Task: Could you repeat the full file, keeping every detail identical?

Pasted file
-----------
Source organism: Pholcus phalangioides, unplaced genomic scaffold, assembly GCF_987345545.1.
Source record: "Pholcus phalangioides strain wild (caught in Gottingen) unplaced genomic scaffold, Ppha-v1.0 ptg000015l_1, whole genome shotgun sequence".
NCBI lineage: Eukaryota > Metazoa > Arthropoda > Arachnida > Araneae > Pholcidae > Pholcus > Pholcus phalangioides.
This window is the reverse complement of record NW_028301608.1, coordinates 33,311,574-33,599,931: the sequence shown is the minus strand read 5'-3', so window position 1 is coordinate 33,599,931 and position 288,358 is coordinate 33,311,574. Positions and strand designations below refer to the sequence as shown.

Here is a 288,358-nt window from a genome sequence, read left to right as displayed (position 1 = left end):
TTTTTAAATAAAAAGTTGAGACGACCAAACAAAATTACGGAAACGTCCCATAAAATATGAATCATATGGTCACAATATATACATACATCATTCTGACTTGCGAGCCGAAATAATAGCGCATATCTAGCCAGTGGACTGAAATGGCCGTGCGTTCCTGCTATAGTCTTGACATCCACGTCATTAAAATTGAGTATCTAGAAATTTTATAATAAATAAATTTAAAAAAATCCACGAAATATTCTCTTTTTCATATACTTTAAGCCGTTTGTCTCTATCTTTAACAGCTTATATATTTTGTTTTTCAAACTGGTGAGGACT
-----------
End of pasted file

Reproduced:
Source organism: Pholcus phalangioides, unplaced genomic scaffold, assembly GCF_987345545.1.
Source record: "Pholcus phalangioides strain wild (caught in Gottingen) unplaced genomic scaffold, Ppha-v1.0 ptg000015l_1, whole genome shotgun sequence".
NCBI lineage: Eukaryota > Metazoa > Arthropoda > Arachnida > Araneae > Pholcidae > Pholcus > Pholcus phalangioides.
This window is the reverse complement of record NW_028301608.1, coordinates 33,311,574-33,599,931: the sequence shown is the minus strand read 5'-3', so window position 1 is coordinate 33,599,931 and position 288,358 is coordinate 33,311,574. Positions and strand designations below refer to the sequence as shown.

Here is a 288,358-nt window from a genome sequence, read left to right as displayed (position 1 = left end):
TTTTTAAATAAAAAGTTGAGACGACCAAACAAAATTACGGAAACGTCCCATAAAATATGAATCATATGGTCACAATATATACATACATCATTCTGACTTGCGAGCCGAAATAATAGCGCATATCTAGCCAGTGGACTGAAATGGCCGTGCGTTCCTGCTATAGTCTTGACATCCACGTCATTAAAATTGAGTATCTAGAAATTTTATAATAAATAAATTTAAAAAAATCCACGAAATATTCTCTTTTTCATATACTTTAAGCCGTTTGTCTCTATCTTTAACAGCTTATATATTTTGTTTTTCAAACTGGTGAGGACT